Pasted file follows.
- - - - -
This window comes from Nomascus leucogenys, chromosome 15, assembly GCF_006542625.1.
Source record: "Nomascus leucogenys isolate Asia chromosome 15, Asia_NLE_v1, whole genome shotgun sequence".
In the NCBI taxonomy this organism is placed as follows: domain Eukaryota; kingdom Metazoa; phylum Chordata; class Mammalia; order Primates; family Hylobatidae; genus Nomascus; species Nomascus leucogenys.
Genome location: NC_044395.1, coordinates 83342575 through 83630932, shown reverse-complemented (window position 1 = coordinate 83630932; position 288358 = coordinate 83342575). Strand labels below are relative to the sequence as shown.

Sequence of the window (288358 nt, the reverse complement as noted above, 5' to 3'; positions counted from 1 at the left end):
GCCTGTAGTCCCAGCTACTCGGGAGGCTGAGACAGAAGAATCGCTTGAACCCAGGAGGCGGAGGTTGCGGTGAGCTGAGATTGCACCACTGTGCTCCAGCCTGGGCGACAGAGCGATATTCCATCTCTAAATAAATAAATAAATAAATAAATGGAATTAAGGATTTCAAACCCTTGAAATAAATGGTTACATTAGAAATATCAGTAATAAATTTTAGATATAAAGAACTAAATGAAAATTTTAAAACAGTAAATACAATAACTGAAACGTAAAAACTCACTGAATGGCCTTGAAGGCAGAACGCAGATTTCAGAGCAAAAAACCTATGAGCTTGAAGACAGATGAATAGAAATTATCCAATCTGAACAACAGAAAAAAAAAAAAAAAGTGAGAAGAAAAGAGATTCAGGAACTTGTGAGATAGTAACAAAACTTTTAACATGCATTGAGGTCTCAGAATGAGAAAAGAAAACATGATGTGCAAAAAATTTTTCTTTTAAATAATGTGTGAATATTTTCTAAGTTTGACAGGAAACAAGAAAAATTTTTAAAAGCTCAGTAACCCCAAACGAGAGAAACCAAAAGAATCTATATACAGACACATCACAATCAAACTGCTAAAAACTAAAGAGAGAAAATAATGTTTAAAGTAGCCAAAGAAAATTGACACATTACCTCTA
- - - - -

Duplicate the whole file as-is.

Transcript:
This window comes from Nomascus leucogenys, chromosome 15, assembly GCF_006542625.1.
Source record: "Nomascus leucogenys isolate Asia chromosome 15, Asia_NLE_v1, whole genome shotgun sequence".
In the NCBI taxonomy this organism is placed as follows: domain Eukaryota; kingdom Metazoa; phylum Chordata; class Mammalia; order Primates; family Hylobatidae; genus Nomascus; species Nomascus leucogenys.
Genome location: NC_044395.1, coordinates 83342575 through 83630932, shown reverse-complemented (window position 1 = coordinate 83630932; position 288358 = coordinate 83342575). Strand labels below are relative to the sequence as shown.

Sequence of the window (288358 nt, the reverse complement as noted above, 5' to 3'; positions counted from 1 at the left end):
GCCTGTAGTCCCAGCTACTCGGGAGGCTGAGACAGAAGAATCGCTTGAACCCAGGAGGCGGAGGTTGCGGTGAGCTGAGATTGCACCACTGTGCTCCAGCCTGGGCGACAGAGCGATATTCCATCTCTAAATAAATAAATAAATAAATAAATGGAATTAAGGATTTCAAACCCTTGAAATAAATGGTTACATTAGAAATATCAGTAATAAATTTTAGATATAAAGAACTAAATGAAAATTTTAAAACAGTAAATACAATAACTGAAACGTAAAAACTCACTGAATGGCCTTGAAGGCAGAACGCAGATTTCAGAGCAAAAAACCTATGAGCTTGAAGACAGATGAATAGAAATTATCCAATCTGAACAACAGAAAAAAAAAAAAAAAGTGAGAAGAAAAGAGATTCAGGAACTTGTGAGATAGTAACAAAACTTTTAACATGCATTGAGGTCTCAGAATGAGAAAAGAAAACATGATGTGCAAAAAATTTTTCTTTTAAATAATGTGTGAATATTTTCTAAGTTTGACAGGAAACAAGAAAAATTTTTAAAAGCTCAGTAACCCCAAACGAGAGAAACCAAAAGAATCTATATACAGACACATCACAATCAAACTGCTAAAAACTAAAGAGAGAAAATAATGTTTAAAGTAGCCAAAGAAAATTGACACATTACCTCTA